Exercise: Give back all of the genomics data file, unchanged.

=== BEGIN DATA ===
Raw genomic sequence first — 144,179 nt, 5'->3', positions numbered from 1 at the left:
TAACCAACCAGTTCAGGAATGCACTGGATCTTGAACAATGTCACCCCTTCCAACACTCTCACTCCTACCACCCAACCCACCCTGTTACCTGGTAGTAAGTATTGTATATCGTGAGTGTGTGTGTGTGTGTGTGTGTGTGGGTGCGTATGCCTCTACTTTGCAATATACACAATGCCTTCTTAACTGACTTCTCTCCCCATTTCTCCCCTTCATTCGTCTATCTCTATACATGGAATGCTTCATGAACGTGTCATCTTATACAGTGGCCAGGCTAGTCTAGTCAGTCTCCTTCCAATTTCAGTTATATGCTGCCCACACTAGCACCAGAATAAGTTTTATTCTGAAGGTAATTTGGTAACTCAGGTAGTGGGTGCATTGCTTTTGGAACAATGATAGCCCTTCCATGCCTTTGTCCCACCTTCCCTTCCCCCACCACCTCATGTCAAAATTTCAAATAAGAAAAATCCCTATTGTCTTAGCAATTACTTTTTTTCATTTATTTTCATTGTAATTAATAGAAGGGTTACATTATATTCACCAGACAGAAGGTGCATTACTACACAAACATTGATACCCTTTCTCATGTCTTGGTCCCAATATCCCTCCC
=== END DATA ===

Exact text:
Raw genomic sequence first — 144,179 nt, 5'->3', positions numbered from 1 at the left:
TAACCAACCAGTTCAGGAATGCACTGGATCTTGAACAATGTCACCCCTTCCAACACTCTCACTCCTACCACCCAACCCACCCTGTTACCTGGTAGTAAGTATTGTATATCGTGAGTGTGTGTGTGTGTGTGTGTGTGTGGGTGCGTATGCCTCTACTTTGCAATATACACAATGCCTTCTTAACTGACTTCTCTCCCCATTTCTCCCCTTCATTCGTCTATCTCTATACATGGAATGCTTCATGAACGTGTCATCTTATACAGTGGCCAGGCTAGTCTAGTCAGTCTCCTTCCAATTTCAGTTATATGCTGCCCACACTAGCACCAGAATAAGTTTTATTCTGAAGGTAATTTGGTAACTCAGGTAGTGGGTGCATTGCTTTTGGAACAATGATAGCCCTTCCATGCCTTTGTCCCACCTTCCCTTCCCCCACCACCTCATGTCAAAATTTCAAATAAGAAAAATCCCTATTGTCTTAGCAATTACTTTTTTTCATTTATTTTCATTGTAATTAATAGAAGGGTTACATTATATTCACCAGACAGAAGGTGCATTACTACACAAACATTGATACCCTTTCTCATGTCTTGGTCCCAATATCCCTCCC